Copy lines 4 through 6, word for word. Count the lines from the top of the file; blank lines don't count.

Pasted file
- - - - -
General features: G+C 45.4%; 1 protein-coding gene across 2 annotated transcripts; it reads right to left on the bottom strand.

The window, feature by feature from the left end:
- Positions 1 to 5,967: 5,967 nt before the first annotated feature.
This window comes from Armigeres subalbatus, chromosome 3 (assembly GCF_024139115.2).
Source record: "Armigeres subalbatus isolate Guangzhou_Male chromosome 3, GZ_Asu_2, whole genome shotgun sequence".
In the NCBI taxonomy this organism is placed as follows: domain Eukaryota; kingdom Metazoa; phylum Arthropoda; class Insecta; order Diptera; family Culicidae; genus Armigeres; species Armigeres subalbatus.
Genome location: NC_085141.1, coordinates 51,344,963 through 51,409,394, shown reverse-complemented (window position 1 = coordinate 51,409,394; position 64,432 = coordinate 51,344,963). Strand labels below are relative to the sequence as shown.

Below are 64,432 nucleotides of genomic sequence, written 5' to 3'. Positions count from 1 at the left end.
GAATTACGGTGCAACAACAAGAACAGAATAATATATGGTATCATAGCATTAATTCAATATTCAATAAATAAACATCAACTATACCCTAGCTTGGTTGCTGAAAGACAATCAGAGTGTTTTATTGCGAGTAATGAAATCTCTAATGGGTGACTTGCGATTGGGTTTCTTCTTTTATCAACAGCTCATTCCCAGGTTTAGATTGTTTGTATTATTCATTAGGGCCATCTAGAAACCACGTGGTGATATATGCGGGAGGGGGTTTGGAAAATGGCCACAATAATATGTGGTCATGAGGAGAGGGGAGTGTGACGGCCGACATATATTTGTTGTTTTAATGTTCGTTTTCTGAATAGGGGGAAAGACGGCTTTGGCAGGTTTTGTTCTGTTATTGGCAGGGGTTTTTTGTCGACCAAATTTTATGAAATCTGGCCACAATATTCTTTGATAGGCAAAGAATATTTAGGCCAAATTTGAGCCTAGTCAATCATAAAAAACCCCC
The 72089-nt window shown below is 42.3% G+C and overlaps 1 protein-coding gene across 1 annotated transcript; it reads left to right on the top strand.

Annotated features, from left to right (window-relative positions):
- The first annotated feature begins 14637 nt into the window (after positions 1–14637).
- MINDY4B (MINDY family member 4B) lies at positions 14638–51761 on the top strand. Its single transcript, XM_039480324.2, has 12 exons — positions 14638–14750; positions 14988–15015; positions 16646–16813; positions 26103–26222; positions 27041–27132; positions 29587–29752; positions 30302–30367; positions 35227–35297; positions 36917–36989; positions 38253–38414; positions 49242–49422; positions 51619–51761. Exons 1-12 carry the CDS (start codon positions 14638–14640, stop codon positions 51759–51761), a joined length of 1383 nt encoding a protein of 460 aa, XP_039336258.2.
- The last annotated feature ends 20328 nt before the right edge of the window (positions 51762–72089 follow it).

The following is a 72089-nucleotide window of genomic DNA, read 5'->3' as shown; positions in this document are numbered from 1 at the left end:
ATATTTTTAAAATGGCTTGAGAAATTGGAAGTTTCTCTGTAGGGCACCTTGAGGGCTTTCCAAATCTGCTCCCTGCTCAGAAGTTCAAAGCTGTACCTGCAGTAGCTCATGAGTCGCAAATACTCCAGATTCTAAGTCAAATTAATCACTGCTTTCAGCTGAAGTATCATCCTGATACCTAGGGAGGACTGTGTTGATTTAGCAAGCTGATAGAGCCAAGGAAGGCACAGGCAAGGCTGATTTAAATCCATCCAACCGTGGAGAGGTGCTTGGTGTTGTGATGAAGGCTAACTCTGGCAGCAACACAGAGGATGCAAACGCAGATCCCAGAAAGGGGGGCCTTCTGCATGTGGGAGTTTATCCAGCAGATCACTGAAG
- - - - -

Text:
This window comes from Armigeres subalbatus, chromosome 3 (assembly GCF_024139115.2).
Source record: "Armigeres subalbatus isolate Guangzhou_Male chromosome 3, GZ_Asu_2, whole genome shotgun sequence".
In the NCBI taxonomy this organism is placed as follows: domain Eukaryota; kingdom Metazoa; phylum Arthropoda; class Insecta; order Diptera; family Culicidae; genus Armigeres; species Armigeres subalbatus.